Hippocratic Oath: A Universal Code Of Ethics

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In a discussion about the Hippocratic Oath (“the Oath”), we consider the opposing perspectives presented by Robert Veatch in The Basics of Bioethics and Daniel Sokol, a medical ethicist who authored the BBC article, A guide to the Hippocratic oath. In this essay, we answer the question of whether the Oath is relevant as a universal code of ethics for today’s physicians. I argue that the Hippocratic Oath does not appear to be relevant to modern medical practice because 1) its philosophical basis is limited to its historical context and 2) it contains problematic language; however, the Oath does contain statements about the duty of a physician to a patient that can create the basis through which to construct a modern, relevant code of ethics …show more content…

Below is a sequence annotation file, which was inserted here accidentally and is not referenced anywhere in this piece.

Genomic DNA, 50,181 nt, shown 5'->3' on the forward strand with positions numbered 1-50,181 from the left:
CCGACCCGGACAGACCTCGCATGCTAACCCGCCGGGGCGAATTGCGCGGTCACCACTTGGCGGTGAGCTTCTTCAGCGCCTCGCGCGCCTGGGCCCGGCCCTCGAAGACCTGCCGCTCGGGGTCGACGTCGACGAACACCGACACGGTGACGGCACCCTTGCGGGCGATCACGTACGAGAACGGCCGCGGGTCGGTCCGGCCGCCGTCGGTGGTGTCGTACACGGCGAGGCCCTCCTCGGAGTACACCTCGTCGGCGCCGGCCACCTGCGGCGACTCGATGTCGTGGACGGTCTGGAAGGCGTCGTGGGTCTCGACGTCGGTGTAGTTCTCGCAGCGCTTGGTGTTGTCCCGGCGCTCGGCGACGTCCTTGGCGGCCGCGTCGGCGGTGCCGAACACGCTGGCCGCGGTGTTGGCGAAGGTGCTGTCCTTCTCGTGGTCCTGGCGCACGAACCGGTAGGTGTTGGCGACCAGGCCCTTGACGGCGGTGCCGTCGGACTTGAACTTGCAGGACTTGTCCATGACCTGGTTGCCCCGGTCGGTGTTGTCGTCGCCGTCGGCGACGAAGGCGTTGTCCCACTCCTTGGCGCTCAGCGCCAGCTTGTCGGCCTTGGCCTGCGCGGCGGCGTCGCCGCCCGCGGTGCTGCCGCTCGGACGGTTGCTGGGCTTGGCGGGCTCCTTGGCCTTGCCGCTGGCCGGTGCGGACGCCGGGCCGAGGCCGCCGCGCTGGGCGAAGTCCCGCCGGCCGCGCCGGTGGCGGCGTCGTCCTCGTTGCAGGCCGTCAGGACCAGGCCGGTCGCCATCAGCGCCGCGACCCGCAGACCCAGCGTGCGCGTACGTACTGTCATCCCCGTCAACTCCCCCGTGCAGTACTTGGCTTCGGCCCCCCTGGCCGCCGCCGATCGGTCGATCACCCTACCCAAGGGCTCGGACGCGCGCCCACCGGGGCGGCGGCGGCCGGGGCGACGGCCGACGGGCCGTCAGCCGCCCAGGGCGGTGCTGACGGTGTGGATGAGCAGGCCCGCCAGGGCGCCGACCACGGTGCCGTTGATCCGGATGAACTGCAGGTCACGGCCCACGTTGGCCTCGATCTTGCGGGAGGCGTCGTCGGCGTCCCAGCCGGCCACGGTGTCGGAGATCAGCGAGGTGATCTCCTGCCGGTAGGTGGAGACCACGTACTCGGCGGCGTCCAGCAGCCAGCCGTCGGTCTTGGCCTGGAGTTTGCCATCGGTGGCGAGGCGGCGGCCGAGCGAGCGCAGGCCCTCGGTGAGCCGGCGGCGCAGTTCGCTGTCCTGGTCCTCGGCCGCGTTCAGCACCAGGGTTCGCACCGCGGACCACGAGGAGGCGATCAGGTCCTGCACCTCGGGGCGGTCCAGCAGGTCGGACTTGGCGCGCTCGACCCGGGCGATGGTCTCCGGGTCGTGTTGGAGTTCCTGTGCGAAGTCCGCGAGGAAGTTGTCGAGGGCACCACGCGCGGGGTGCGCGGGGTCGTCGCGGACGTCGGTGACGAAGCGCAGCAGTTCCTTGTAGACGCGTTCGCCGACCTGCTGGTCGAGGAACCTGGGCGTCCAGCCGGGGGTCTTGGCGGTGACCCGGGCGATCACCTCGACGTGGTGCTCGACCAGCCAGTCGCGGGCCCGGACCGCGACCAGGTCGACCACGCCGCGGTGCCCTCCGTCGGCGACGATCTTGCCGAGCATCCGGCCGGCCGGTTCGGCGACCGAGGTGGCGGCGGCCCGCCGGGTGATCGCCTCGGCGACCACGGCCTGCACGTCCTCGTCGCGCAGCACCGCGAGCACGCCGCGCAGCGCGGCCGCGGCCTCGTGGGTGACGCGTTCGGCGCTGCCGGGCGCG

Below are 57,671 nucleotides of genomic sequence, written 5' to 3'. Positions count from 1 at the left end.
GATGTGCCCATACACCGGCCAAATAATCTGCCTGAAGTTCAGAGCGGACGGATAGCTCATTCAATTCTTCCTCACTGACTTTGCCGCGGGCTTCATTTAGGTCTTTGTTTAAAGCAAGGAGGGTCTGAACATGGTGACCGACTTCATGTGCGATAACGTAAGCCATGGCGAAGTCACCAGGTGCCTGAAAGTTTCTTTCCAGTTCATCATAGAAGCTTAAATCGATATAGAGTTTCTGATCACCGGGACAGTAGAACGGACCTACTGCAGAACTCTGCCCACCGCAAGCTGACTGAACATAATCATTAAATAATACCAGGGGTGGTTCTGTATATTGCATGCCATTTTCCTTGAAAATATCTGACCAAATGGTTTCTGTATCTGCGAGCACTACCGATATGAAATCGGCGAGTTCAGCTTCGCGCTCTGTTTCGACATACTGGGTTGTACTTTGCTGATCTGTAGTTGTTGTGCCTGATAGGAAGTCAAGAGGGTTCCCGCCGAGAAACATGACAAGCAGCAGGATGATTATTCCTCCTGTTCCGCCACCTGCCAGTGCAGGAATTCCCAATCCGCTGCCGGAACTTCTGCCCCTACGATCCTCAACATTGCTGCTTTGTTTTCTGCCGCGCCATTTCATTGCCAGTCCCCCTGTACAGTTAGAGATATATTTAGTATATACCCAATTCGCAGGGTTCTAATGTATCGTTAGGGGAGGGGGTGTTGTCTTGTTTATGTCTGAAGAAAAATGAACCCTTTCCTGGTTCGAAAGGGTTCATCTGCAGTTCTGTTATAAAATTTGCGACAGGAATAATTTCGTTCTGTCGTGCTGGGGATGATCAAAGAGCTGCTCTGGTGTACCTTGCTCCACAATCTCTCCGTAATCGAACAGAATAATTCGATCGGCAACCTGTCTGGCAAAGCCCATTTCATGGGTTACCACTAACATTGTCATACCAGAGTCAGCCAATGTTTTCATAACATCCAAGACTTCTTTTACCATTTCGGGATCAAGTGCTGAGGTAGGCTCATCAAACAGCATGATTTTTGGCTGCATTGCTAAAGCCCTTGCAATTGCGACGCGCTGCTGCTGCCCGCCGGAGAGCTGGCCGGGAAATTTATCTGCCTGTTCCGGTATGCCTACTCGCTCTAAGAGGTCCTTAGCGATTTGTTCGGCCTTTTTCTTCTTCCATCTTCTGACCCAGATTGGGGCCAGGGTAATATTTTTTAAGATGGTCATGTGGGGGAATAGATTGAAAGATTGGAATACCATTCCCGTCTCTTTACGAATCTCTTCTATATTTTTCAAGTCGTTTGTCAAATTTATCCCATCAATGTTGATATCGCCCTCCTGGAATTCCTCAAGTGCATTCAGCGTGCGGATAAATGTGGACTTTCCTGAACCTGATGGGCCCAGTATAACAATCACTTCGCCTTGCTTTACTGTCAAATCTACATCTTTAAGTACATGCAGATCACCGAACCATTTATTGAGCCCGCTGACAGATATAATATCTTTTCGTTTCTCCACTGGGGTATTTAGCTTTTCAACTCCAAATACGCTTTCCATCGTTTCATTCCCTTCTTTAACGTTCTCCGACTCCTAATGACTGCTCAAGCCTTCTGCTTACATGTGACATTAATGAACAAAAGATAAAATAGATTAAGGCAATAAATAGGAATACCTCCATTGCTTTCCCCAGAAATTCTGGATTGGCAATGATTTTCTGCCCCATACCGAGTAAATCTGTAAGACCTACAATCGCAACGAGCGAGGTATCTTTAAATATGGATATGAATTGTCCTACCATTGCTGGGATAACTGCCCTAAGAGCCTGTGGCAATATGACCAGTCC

Further, when it is explicit, it is often affirmative in those areas that are either 1) obsolete or 2) do not belong in a general code for physicians because it is not universally agreed upon. Let’s start by looking at what the Oath mentions directly. When taken literally it states that a physician must give money to his teacher when it is needed and must withhold medical knowledge to those who are not students. These are no longer obligations that physicians must fulfill today, making them obsolete commitments. Also, when taken literally, without the historical context that Sokol provided, it appears the Oath makes a statement forbidding abortions, surgery by all physicians, and euthanasia/physician-assisted suicide. As I stated previously, these issues do not have a universal moral conclusion (or in the case of surgery, there are a subset of physicians that practice it), so it makes it problematic in an Oath that should contain universal ethical values for physicians. Now, let’s consider what is missing in the oath. Veatch argues that what is lacking is a statement about patient rights and that these rights are an important element of a physician’s role today. In order for the Hippocratic Oath, as it is written, to be relevant in today’s world, one must believe that the rules and statements within it do not apply rigidly; this appears to be Sokol’s belief. However, if we are not using situationalism to justify the relevancy of the Oath, then the Oath would need to be rewritten to emphasize what is important and what can be actually considered a physician’s role today to maintain significance in modern times. It would need to be rewritten because it is so explicit in details that do not apply today and seem to only imply and provide hints of relevant moral

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